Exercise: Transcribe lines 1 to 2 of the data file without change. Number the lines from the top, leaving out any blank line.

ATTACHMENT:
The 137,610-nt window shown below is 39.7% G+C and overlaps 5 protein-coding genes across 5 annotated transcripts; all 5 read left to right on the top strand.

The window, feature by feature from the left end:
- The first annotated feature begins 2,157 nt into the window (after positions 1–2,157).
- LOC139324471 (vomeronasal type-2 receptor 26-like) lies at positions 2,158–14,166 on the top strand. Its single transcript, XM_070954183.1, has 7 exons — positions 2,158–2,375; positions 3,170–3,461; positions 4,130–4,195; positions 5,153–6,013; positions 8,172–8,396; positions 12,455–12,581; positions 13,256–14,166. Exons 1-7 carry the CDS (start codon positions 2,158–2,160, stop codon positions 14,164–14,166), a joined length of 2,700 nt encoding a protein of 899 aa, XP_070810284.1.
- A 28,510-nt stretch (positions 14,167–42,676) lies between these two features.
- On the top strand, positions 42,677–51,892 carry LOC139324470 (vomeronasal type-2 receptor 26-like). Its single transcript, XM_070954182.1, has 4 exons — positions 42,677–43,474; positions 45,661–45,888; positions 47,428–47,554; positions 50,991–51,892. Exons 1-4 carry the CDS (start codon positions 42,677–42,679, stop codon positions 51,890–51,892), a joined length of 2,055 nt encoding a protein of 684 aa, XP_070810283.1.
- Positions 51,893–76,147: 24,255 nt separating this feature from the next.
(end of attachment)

The 137,610-nt window shown below is 39.7% G+C and overlaps 5 protein-coding genes across 5 annotated transcripts; all 5 read left to right on the top strand.

The window, feature by feature from the left end: